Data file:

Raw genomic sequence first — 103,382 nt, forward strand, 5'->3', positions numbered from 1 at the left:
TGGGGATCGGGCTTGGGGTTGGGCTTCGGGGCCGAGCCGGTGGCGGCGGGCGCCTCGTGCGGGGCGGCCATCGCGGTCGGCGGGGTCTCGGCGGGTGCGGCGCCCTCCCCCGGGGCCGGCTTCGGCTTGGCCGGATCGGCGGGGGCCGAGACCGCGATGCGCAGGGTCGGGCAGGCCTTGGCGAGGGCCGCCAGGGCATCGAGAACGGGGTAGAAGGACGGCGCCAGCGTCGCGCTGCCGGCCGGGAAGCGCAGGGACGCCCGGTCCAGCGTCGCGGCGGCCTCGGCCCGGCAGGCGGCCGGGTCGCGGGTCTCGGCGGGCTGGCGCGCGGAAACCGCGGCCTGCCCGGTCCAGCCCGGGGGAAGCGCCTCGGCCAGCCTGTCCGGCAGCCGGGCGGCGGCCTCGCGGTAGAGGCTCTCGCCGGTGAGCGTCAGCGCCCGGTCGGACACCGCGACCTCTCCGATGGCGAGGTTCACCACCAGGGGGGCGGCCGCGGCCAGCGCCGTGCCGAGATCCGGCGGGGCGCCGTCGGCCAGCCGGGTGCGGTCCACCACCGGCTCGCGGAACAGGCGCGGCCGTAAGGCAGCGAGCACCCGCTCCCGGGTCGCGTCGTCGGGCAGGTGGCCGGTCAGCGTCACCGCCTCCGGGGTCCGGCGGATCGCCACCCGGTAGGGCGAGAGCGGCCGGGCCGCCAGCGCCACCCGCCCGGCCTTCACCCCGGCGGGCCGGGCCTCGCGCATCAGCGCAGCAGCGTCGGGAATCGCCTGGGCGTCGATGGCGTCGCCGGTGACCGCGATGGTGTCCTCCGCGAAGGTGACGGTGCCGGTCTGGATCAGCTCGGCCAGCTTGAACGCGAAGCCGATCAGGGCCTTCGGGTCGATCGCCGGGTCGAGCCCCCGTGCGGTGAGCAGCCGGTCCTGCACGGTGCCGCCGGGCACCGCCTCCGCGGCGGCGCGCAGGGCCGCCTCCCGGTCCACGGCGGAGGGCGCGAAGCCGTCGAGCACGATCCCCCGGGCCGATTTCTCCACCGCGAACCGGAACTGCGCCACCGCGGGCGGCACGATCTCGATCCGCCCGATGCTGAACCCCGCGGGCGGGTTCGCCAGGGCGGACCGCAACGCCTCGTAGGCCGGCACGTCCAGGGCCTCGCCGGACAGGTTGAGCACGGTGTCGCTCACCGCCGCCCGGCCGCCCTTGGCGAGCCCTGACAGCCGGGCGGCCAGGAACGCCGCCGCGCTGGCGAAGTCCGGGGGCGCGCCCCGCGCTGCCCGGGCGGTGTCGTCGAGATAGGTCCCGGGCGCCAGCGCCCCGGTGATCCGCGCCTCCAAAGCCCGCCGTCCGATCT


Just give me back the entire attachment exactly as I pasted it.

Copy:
Raw genomic sequence first — 103,382 nt, forward strand, 5'->3', positions numbered from 1 at the left:
TGGGGATCGGGCTTGGGGTTGGGCTTCGGGGCCGAGCCGGTGGCGGCGGGCGCCTCGTGCGGGGCGGCCATCGCGGTCGGCGGGGTCTCGGCGGGTGCGGCGCCCTCCCCCGGGGCCGGCTTCGGCTTGGCCGGATCGGCGGGGGCCGAGACCGCGATGCGCAGGGTCGGGCAGGCCTTGGCGAGGGCCGCCAGGGCATCGAGAACGGGGTAGAAGGACGGCGCCAGCGTCGCGCTGCCGGCCGGGAAGCGCAGGGACGCCCGGTCCAGCGTCGCGGCGGCCTCGGCCCGGCAGGCGGCCGGGTCGCGGGTCTCGGCGGGCTGGCGCGCGGAAACCGCGGCCTGCCCGGTCCAGCCCGGGGGAAGCGCCTCGGCCAGCCTGTCCGGCAGCCGGGCGGCGGCCTCGCGGTAGAGGCTCTCGCCGGTGAGCGTCAGCGCCCGGTCGGACACCGCGACCTCTCCGATGGCGAGGTTCACCACCAGGGGGGCGGCCGCGGCCAGCGCCGTGCCGAGATCCGGCGGGGCGCCGTCGGCCAGCCGGGTGCGGTCCACCACCGGCTCGCGGAACAGGCGCGGCCGTAAGGCAGCGAGCACCCGCTCCCGGGTCGCGTCGTCGGGCAGGTGGCCGGTCAGCGTCACCGCCTCCGGGGTCCGGCGGATCGCCACCCGGTAGGGCGAGAGCGGCCGGGCCGCCAGCGCCACCCGCCCGGCCTTCACCCCGGCGGGCCGGGCCTCGCGCATCAGCGCAGCAGCGTCGGGAATCGCCTGGGCGTCGATGGCGTCGCCGGTGACCGCGATGGTGTCCTCCGCGAAGGTGACGGTGCCGGTCTGGATCAGCTCGGCCAGCTTGAACGCGAAGCCGATCAGGGCCTTCGGGTCGATCGCCGGGTCGAGCCCCCGTGCGGTGAGCAGCCGGTCCTGCACGGTGCCGCCGGGCACCGCCTCCGCGGCGGCGCGCAGGGCCGCCTCCCGGTCCACGGCGGAGGGCGCGAAGCCGTCGAGCACGATCCCCCGGGCCGATTTCTCCACCGCGAACCGGAACTGCGCCACCGCGGGCGGCACGATCTCGATCCGCCCGATGCTGAACCCCGCGGGCGGGTTCGCCAGGGCGGACCGCAACGCCTCGTAGGCCGGCACGTCCAGGGCCTCGCCGGACAGGTTGAGCACGGTGTCGCTCACCGCCGCCCGGCCGCCCTTGGCGAGCCCTGACAGCCGGGCGGCCAGGAACGCCGCCGCGCTGGCGAAGTCCGGGGGCGCGCCCCGCGCTGCCCGGGCGGTGTCGTCGAGATAGGTCCCGGGCGCCAGCGCCCCGGTGATCCGCGCCTCCAAAGCCCGCCGTCCGATCT